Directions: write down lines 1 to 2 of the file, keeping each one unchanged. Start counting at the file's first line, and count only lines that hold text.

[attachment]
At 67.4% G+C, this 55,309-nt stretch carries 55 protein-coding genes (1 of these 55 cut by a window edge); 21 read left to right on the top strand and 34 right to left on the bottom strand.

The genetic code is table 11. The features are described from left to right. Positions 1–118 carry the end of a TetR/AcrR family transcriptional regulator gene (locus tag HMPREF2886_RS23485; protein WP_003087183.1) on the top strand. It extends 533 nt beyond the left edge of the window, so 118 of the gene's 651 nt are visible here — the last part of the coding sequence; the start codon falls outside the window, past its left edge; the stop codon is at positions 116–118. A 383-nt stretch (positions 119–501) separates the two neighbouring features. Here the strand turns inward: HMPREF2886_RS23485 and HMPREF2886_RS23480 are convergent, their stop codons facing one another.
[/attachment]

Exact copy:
At 67.4% G+C, this 55,309-nt stretch carries 55 protein-coding genes (1 of these 55 cut by a window edge); 21 read left to right on the top strand and 34 right to left on the bottom strand.

The genetic code is table 11. The features are described from left to right. Positions 1–118 carry the end of a TetR/AcrR family transcriptional regulator gene (locus tag HMPREF2886_RS23485; protein WP_003087183.1) on the top strand. It extends 533 nt beyond the left edge of the window, so 118 of the gene's 651 nt are visible here — the last part of the coding sequence; the start codon falls outside the window, past its left edge; the stop codon is at positions 116–118. A 383-nt stretch (positions 119–501) separates the two neighbouring features. Here the strand turns inward: HMPREF2886_RS23485 and HMPREF2886_RS23480 are convergent, their stop codons facing one another.